Oh well, although monetarily the promotion doesn't work out to much, nevertheless its heartening to be recognized for a job well done (although I suspect my line-manager really wanted me to have an iPhone since I whined about having one all the time and this is his way of shutting me up) For those who are curious to know what I do now, I came in as a lowly graduate in a British firm starting from scratch.

Not one to blow my trumpet, I'll let my ex-line managers and client do it for me here. Below is a compilation of testimonials which was submitted last year for the Women in Construction Starter Award (which I didn't win but unabashedly felt proud for)

My first line manager at the Shard, P.R.'s, testimonial
"Fiona has done an excellent job as Project Controls Assistant at the Shard where she has designed, implemented and taken responsibility for the timely issue of various dashboard reports, formal monthly Steering Group reports and other necessary reports. Through her approach and ability to work with others, she ensures that the reports are issued on time with consistent and quality data. She has been openly praised by both the T&T Project Director and the client for the quality of the Steering Group Report.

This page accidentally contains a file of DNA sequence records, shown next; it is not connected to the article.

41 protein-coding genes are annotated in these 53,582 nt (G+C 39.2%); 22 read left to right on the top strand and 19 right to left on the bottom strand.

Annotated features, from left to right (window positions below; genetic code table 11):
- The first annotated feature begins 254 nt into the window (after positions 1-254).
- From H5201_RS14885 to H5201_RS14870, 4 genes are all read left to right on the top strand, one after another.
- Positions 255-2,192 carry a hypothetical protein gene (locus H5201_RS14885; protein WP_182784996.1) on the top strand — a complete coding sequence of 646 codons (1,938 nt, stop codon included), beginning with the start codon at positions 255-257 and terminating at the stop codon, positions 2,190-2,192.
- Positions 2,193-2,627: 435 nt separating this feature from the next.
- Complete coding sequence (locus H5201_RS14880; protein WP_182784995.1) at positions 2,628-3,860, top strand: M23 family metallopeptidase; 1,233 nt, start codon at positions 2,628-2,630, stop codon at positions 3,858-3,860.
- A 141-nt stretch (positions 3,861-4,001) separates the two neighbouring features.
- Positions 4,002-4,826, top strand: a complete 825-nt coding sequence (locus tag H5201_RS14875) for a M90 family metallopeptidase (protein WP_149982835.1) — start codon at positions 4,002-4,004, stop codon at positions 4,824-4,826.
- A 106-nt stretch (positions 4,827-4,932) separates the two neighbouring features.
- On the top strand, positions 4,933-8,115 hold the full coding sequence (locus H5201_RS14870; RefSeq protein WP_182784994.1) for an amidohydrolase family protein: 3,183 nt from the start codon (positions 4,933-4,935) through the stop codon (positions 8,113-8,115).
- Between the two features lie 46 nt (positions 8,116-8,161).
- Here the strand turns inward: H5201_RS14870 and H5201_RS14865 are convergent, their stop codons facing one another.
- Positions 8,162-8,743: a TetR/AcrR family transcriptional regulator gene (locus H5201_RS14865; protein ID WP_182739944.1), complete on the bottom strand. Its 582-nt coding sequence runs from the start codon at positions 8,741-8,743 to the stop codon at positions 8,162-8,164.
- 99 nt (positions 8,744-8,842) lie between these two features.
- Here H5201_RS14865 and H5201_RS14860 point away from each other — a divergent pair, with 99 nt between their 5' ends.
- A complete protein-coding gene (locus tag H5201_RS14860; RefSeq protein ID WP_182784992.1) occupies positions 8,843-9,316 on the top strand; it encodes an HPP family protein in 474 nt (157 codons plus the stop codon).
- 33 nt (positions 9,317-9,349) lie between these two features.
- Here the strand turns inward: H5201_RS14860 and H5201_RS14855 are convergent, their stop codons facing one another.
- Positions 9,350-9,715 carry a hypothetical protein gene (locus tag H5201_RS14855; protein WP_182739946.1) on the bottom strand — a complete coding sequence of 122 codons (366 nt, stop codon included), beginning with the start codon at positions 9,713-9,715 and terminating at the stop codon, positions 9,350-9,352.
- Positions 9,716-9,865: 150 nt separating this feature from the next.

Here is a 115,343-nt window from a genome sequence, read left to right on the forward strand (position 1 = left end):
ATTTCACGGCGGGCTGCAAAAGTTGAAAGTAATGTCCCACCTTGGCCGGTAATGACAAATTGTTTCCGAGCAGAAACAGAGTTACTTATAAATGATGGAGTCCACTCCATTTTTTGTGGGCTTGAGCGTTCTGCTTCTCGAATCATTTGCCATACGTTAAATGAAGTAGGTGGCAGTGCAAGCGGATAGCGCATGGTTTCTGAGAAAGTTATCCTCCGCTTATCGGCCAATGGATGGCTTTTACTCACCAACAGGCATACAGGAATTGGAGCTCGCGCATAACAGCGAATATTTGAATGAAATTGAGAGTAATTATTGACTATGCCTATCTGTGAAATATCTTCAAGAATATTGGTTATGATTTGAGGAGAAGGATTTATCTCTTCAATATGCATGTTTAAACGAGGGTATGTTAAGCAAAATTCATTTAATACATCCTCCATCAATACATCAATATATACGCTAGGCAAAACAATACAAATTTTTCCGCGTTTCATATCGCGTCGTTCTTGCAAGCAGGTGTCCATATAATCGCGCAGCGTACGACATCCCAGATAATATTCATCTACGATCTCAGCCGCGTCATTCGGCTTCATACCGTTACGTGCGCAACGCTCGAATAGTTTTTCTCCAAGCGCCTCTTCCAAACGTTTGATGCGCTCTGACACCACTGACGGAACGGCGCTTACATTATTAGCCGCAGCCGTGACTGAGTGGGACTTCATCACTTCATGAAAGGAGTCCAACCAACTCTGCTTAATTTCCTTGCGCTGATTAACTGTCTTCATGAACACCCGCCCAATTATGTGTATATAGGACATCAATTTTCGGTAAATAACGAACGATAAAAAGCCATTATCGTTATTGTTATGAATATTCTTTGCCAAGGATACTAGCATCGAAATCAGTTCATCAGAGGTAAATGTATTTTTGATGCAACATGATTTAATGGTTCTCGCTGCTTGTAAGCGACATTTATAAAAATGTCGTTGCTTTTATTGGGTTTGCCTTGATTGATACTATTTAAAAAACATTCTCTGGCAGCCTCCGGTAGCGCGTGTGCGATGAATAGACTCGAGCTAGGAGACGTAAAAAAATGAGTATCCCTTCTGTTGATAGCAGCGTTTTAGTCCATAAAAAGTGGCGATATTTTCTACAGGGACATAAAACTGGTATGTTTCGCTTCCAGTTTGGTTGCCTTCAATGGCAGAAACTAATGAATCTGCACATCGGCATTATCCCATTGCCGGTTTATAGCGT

From a learning perspective, she has played a role in developing the project programme, and has learning on the job to use the software and understanding the construction process.

From an overall perspective she has very quickly become an integral member of the team, respected and relied upon by both T&T team members and the client"

My first client at the Shard, Mr B Ainsworth's testimonial (who so happens to be the man who constructed the Millenium Dome - now called The O2 ):

"I have rarely seen someone grip a task, shape it, own it and deliver a result that would shame many of those who have been in our industry for many years.